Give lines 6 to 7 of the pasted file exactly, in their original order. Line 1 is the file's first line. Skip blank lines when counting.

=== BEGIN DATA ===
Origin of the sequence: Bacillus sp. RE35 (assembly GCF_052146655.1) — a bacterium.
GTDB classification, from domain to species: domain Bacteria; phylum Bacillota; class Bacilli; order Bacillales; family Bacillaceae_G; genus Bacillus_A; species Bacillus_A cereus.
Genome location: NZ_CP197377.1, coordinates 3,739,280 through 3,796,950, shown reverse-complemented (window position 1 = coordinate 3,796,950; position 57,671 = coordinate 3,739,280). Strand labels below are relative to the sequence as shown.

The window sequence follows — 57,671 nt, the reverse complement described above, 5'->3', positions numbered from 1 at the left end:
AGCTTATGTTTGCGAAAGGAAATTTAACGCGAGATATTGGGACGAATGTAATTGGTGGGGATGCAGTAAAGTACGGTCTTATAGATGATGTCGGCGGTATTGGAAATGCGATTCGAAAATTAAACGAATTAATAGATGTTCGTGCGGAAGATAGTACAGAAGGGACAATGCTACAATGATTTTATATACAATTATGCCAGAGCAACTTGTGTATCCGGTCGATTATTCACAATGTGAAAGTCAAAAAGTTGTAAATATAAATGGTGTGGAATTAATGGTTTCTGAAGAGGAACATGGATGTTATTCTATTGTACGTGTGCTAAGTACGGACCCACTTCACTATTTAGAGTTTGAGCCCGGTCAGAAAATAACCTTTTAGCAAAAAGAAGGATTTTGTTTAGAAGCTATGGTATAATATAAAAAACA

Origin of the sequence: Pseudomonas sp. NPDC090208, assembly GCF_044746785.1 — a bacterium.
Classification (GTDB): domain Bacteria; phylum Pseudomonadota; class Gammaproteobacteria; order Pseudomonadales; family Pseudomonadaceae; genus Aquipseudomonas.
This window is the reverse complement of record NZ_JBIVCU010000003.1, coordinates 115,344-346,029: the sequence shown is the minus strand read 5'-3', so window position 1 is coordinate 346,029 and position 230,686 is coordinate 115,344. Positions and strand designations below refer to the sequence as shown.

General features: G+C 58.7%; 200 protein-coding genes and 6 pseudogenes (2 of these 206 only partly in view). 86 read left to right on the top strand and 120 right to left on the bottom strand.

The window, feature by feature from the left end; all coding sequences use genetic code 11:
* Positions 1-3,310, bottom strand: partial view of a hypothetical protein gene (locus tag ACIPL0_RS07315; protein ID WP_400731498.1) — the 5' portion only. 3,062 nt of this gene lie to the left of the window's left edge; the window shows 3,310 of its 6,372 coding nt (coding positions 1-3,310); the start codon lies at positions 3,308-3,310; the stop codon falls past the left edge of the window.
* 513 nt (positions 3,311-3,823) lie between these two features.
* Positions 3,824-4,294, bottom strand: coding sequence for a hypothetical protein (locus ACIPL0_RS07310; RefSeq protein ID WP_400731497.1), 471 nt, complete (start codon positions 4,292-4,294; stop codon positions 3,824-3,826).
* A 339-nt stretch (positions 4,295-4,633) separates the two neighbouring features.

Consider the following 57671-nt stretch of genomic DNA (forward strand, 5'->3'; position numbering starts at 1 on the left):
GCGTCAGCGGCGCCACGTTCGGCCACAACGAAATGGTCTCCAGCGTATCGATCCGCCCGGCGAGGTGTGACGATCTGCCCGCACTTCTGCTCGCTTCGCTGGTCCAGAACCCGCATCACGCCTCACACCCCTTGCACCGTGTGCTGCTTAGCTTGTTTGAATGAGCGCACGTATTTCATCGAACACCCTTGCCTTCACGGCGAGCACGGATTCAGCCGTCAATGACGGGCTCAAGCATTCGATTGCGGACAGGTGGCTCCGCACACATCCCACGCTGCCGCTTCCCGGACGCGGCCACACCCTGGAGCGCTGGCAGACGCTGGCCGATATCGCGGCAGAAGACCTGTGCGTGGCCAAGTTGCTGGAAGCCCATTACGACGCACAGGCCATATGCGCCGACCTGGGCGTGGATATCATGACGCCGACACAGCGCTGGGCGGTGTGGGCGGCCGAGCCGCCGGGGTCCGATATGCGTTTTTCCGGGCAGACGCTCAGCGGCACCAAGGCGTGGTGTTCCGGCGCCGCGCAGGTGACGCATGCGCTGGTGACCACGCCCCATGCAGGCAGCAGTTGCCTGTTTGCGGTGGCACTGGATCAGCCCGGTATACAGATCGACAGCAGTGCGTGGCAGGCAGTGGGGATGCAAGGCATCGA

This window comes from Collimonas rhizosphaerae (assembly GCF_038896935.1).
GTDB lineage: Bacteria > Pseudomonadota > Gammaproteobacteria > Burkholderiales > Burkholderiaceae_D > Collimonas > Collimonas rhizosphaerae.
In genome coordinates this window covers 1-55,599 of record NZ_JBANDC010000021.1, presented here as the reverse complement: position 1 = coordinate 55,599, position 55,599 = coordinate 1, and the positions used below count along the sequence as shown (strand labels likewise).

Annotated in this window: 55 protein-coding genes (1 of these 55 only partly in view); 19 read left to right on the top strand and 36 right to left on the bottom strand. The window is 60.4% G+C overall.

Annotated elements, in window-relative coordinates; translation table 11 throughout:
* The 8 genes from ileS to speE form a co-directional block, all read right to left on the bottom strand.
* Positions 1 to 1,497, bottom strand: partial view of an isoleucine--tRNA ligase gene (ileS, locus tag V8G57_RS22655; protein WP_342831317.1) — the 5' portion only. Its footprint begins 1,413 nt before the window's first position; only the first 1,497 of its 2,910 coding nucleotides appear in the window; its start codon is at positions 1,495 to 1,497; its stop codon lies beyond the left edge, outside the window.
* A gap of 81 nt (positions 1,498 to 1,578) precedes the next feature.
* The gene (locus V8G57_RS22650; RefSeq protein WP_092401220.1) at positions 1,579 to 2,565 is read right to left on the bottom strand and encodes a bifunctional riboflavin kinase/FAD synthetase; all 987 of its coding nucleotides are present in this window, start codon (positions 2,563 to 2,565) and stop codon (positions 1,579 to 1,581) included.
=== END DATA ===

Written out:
Origin of the sequence: Pseudomonas sp. NPDC090208, assembly GCF_044746785.1 — a bacterium.
Classification (GTDB): domain Bacteria; phylum Pseudomonadota; class Gammaproteobacteria; order Pseudomonadales; family Pseudomonadaceae; genus Aquipseudomonas.